Modern Yiddish has two major forms. Eastern Yiddish is far more common today. It includes Southeastern (Ukrainian–Romanian), Mideastern (Polish–Galician–Eastern Hungarian), and Northeastern (Lithuanian–Belarusian) dialects. Eastern Yiddish differs from Western both by its far greater size and by the extensive inclusion of words of Slavic origin. Western Yiddish is divided into Southwestern (Swiss–Alsatian–Southern German), Midwestern (Central German), and Northwestern (Netherlandic–Northern German) dialects. Yiddish is used in a large number of Orthodox Jewish communities worldwide and is the first language of the home, school, and in many social settings among most Hasids. Yiddish is also the academic language of the study of the Talmud according to the tradition of the Lithuanian yeshivas.
A prevailing view of long standing was that Yiddish was derived almost entirely from the Middle High German spoken in the region in which the Ashkenazi community settled. They retained the Semitic vocabulary needed for religious purposes and created a Judeo-German form of speech, sometimes not accepted as a fully autonomous language.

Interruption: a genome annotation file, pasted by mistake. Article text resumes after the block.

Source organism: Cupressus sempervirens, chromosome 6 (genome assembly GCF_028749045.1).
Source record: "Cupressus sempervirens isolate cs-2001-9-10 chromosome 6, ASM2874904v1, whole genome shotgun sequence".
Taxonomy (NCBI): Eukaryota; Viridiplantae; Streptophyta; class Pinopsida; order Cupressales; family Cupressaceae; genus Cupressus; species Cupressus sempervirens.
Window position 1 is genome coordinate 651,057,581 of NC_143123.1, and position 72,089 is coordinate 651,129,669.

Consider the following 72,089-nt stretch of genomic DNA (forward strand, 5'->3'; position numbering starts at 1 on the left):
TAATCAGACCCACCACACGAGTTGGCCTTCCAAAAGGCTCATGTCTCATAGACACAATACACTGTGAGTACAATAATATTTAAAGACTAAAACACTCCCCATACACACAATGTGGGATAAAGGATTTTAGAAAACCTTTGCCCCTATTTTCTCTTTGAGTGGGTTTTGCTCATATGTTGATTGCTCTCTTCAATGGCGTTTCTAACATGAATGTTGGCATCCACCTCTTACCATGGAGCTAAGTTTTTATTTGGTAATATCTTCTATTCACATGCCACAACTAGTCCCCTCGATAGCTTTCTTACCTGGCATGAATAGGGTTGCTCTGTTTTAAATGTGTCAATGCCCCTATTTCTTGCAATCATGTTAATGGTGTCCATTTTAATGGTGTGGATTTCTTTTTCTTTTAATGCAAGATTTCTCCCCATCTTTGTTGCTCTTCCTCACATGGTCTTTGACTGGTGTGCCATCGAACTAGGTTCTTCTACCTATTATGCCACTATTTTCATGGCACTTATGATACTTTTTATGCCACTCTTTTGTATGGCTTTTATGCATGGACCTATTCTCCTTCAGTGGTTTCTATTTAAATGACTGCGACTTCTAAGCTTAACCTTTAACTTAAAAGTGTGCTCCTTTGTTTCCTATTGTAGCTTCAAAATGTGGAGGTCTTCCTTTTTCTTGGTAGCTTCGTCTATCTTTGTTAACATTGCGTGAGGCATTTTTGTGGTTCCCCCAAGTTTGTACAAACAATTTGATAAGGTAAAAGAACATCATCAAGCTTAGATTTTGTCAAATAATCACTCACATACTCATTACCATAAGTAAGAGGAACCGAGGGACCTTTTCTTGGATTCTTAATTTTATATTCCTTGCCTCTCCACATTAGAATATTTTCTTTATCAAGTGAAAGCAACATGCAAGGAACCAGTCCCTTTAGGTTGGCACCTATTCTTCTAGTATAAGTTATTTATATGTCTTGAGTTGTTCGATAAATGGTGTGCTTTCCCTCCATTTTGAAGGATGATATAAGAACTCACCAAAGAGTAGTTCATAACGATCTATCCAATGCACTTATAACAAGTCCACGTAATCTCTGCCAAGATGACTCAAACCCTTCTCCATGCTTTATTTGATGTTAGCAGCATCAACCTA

Subsequent linguistic investigation has questioned this notion, and provides two alternative lines of approach to the origins of Yiddish. Both agree that Yiddish resulted from the fusion of the language spoken by the Jewish community prior to its arrival in Germanic territory with the indigenous language of that territory. There is, however, divergence of thought about the locus of the linguistic interaction, the elements of the indigenous language that carried over into the nascent Yiddish, and the identity of the language that was thereby transformed.
The first scholarly statement of this approach was provided by Max Weinreich in the 1920s, and remains widely accepted. Weinreich developed a model in which Jewish speakers of Old French or Old Italian, who were literate in Hebrew or Aramaic, migrated to the Rhine Valley, where they encountered and were influenced by Jewish speakers of High German. Both he and Solomon Birnbaum developed this further in the mid-1950s. Further studies in the same school debated the location in which the interaction took place, taking the basic alternatives to be the Rhineland and Bavaria. This work allows that there may have been parallel developments in the two regions, seeding the Western and Eastern dialects of Modern Yiddish. Dovid Katz proposes that Yiddish emerged instead out of contact between speakers of High German and natively Aramaic-speaking Jews from the Middle East.